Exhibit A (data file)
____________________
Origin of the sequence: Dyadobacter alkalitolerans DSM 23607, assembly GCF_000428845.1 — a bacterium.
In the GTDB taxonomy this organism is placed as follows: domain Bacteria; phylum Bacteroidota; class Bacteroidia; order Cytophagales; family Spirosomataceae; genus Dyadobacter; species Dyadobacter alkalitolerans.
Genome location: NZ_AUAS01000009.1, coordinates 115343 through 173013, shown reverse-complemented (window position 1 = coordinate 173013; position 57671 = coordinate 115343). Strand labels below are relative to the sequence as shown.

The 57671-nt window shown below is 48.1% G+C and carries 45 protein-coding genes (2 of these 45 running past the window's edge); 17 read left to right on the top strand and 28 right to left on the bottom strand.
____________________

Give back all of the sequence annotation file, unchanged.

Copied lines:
Origin of the sequence: Dyadobacter alkalitolerans DSM 23607, assembly GCF_000428845.1 — a bacterium.
In the GTDB taxonomy this organism is placed as follows: domain Bacteria; phylum Bacteroidota; class Bacteroidia; order Cytophagales; family Spirosomataceae; genus Dyadobacter; species Dyadobacter alkalitolerans.
Genome location: NZ_AUAS01000009.1, coordinates 115343 through 173013, shown reverse-complemented (window position 1 = coordinate 173013; position 57671 = coordinate 115343). Strand labels below are relative to the sequence as shown.

The 57671-nt window shown below is 48.1% G+C and carries 45 protein-coding genes (2 of these 45 running past the window's edge); 17 read left to right on the top strand and 28 right to left on the bottom strand.